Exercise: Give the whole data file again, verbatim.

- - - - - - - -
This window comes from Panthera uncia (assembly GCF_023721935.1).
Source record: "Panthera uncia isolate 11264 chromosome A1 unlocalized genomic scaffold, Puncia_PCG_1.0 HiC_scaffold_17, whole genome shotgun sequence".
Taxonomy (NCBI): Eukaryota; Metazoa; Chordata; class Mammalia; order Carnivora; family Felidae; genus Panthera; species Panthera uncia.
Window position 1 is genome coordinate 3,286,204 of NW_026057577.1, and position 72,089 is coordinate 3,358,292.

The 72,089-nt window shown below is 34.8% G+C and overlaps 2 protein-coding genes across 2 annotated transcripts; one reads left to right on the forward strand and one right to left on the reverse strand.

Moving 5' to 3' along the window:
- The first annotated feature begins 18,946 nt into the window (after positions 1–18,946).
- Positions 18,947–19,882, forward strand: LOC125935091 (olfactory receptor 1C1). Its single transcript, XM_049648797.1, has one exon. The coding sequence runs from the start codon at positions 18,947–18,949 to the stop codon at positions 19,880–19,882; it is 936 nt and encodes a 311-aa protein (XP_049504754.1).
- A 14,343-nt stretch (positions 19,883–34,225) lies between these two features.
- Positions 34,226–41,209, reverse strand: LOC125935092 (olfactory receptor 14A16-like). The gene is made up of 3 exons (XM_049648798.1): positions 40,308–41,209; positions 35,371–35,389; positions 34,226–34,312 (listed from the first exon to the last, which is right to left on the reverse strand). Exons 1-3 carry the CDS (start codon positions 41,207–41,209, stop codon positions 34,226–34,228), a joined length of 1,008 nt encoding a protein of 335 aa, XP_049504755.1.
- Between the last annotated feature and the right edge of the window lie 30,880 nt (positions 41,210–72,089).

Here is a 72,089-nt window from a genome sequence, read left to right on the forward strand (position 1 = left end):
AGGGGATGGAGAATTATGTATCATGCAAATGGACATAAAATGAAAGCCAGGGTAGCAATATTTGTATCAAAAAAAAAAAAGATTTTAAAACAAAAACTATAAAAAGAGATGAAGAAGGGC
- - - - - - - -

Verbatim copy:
This window comes from Panthera uncia (assembly GCF_023721935.1).
Source record: "Panthera uncia isolate 11264 chromosome A1 unlocalized genomic scaffold, Puncia_PCG_1.0 HiC_scaffold_17, whole genome shotgun sequence".
Taxonomy (NCBI): Eukaryota; Metazoa; Chordata; class Mammalia; order Carnivora; family Felidae; genus Panthera; species Panthera uncia.
Window position 1 is genome coordinate 3,286,204 of NW_026057577.1, and position 72,089 is coordinate 3,358,292.

The 72,089-nt window shown below is 34.8% G+C and overlaps 2 protein-coding genes across 2 annotated transcripts; one reads left to right on the forward strand and one right to left on the reverse strand.

Moving 5' to 3' along the window:
- The first annotated feature begins 18,946 nt into the window (after positions 1–18,946).
- Positions 18,947–19,882, forward strand: LOC125935091 (olfactory receptor 1C1). Its single transcript, XM_049648797.1, has one exon. The coding sequence runs from the start codon at positions 18,947–18,949 to the stop codon at positions 19,880–19,882; it is 936 nt and encodes a 311-aa protein (XP_049504754.1).
- A 14,343-nt stretch (positions 19,883–34,225) lies between these two features.
- Positions 34,226–41,209, reverse strand: LOC125935092 (olfactory receptor 14A16-like). The gene is made up of 3 exons (XM_049648798.1): positions 40,308–41,209; positions 35,371–35,389; positions 34,226–34,312 (listed from the first exon to the last, which is right to left on the reverse strand). Exons 1-3 carry the CDS (start codon positions 41,207–41,209, stop codon positions 34,226–34,228), a joined length of 1,008 nt encoding a protein of 335 aa, XP_049504755.1.
- Between the last annotated feature and the right edge of the window lie 30,880 nt (positions 41,210–72,089).

Here is a 72,089-nt window from a genome sequence, read left to right on the forward strand (position 1 = left end):
AGGGGATGGAGAATTATGTATCATGCAAATGGACATAAAATGAAAGCCAGGGTAGCAATATTTGTATCAAAAAAAAAAAAGATTTTAAAACAAAAACTATAAAAAGAGATGAAGAAGGGC